By Alan Truscott


In the match between Greece against Turkey the following deal brought a round of applause for Nafiz Zorlu, who reached a shaky 4H contract.


            North/South Game. Dealer East.


                           S  AJ853

                           H  AQ6

                           D  KQ

                           C  A62

            S  KQ                        S  9762

            H  9                         H  KT875

            D  T742                      D  J6

            C  KJT543                    C  98

                           S  T4

                           H  J432

                           D  A9853

                           C  Q7


         West        North        East        South

                    Assael                    Zorlu

          -            -          Pass        Pass

         3C           Dbl         4C          4H

         All Pass


East was happy to have maneuvered South into 4H, but he was less happy with the result. When the dummy appeared, the

commentators predicted that, even with a helpful club lead, South would finish down one.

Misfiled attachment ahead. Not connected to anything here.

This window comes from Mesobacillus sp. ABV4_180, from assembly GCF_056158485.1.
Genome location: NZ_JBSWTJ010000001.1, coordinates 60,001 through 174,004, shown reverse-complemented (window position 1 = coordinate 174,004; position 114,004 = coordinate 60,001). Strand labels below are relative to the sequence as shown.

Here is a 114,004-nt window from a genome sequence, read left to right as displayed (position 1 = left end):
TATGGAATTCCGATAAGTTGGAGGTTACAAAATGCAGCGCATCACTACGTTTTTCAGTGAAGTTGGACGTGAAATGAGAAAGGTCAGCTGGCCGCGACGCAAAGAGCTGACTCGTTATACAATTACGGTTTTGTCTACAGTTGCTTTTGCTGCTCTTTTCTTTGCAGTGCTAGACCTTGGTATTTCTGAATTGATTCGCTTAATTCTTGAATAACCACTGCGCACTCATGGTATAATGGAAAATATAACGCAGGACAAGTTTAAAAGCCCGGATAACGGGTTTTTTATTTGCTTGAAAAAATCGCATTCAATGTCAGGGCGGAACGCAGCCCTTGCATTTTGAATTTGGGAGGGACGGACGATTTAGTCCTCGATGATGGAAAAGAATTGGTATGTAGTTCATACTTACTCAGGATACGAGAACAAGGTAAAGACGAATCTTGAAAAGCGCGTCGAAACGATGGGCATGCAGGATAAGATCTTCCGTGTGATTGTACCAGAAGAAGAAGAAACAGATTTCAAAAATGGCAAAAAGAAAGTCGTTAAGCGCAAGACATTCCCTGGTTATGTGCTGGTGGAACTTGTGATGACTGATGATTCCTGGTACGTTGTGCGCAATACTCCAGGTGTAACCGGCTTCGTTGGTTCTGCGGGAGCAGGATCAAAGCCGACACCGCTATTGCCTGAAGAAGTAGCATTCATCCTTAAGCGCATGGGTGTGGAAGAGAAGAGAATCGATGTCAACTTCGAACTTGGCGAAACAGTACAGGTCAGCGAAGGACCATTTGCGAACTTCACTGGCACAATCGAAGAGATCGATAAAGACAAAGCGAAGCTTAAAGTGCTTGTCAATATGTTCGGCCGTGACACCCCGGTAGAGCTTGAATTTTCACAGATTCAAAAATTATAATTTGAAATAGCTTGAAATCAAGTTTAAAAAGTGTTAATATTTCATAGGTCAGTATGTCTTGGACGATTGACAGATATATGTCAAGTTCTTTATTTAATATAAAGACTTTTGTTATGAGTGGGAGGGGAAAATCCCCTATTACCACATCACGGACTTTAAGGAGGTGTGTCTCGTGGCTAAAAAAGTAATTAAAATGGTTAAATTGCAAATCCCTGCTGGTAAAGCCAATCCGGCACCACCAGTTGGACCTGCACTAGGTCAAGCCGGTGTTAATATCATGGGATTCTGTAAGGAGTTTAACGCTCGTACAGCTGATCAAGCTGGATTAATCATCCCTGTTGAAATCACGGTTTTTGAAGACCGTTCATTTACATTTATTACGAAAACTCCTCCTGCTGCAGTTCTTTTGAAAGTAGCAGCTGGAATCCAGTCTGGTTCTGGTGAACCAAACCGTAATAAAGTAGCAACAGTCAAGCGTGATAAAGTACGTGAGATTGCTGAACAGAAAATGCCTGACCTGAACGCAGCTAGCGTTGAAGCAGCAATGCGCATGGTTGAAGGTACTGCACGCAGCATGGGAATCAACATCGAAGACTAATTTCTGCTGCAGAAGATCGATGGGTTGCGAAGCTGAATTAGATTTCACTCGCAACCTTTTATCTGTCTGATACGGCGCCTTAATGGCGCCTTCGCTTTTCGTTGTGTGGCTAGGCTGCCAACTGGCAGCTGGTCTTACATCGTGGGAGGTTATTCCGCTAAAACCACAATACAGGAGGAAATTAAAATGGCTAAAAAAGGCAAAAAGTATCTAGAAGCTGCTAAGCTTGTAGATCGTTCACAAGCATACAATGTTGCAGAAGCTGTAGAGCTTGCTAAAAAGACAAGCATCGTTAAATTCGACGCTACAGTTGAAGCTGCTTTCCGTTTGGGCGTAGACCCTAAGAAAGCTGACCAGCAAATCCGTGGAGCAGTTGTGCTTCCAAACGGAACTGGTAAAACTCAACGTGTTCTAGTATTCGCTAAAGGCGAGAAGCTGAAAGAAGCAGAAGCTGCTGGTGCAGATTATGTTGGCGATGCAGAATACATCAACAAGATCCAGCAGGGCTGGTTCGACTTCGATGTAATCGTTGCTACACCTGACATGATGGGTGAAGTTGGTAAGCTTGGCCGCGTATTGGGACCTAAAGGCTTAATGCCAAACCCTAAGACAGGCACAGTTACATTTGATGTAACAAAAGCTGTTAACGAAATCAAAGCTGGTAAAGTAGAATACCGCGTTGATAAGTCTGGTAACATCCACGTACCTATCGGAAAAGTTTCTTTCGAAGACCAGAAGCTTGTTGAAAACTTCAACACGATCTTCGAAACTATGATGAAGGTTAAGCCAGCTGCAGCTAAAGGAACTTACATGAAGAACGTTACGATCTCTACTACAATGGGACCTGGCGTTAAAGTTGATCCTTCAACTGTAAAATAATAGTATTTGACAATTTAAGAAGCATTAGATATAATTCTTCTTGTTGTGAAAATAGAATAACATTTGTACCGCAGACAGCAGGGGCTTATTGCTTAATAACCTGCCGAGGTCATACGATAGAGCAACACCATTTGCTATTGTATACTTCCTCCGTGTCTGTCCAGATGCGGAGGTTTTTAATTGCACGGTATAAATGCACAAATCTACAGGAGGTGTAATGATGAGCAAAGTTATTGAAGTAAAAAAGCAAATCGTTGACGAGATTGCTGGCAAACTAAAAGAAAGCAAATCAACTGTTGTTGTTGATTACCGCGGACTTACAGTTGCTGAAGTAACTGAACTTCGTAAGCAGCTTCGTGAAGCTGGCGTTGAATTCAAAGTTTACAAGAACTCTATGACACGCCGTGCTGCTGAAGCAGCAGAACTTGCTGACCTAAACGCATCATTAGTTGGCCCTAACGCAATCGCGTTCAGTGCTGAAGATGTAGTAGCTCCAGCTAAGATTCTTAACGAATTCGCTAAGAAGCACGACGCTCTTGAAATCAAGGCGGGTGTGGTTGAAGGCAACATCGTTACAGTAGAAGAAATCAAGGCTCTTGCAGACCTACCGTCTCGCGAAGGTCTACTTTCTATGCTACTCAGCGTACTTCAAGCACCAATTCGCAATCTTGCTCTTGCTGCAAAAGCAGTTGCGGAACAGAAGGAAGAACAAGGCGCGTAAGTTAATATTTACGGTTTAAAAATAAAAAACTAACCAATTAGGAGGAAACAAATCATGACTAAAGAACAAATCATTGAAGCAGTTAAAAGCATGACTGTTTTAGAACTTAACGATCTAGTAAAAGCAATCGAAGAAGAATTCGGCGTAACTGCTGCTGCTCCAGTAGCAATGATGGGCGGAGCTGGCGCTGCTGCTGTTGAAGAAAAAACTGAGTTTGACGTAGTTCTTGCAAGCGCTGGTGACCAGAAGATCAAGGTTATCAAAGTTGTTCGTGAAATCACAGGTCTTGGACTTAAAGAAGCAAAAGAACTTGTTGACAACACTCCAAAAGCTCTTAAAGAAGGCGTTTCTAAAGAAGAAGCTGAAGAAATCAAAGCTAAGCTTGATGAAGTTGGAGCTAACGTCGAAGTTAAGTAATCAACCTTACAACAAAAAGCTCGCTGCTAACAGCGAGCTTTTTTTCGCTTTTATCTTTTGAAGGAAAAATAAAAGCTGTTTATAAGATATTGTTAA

Some years ago, Andrew Robson offered the following Bols Tip: If an opponent makes a preemptive bid and then leads

his suit, he tends to have a singleton trump. Whether Zorlu knew this is not clear, but he played as if he did. After

the opening lead of the C10, a reasonable choice once East had raised clubs, South was able to win with the queen. He

then crossed to the DQ and made the key play of leading a low heart.


East had to play low and the jack won. Now South crossed to the DK and led a low spade. West won and played the CK, won

with dummy's ace. South already had five tricks, and was able to bring his total to seven by scoring the SA and SJ.

Now a spade ruff reduced East to three trumps, and when the DA was led he had to ruff and lead into dummy's ace-queen

of trumps.



Note that it would not have helped the defense for West to play a third diamond after winning his spade trick. South

would have discarded from dummy, allowing a ruff, but the ending would have been similar.


It would have been rather better to lead a spade at the fourth trick, with the chance of two spade ruffs in the closed hand with a less advantageous spade position.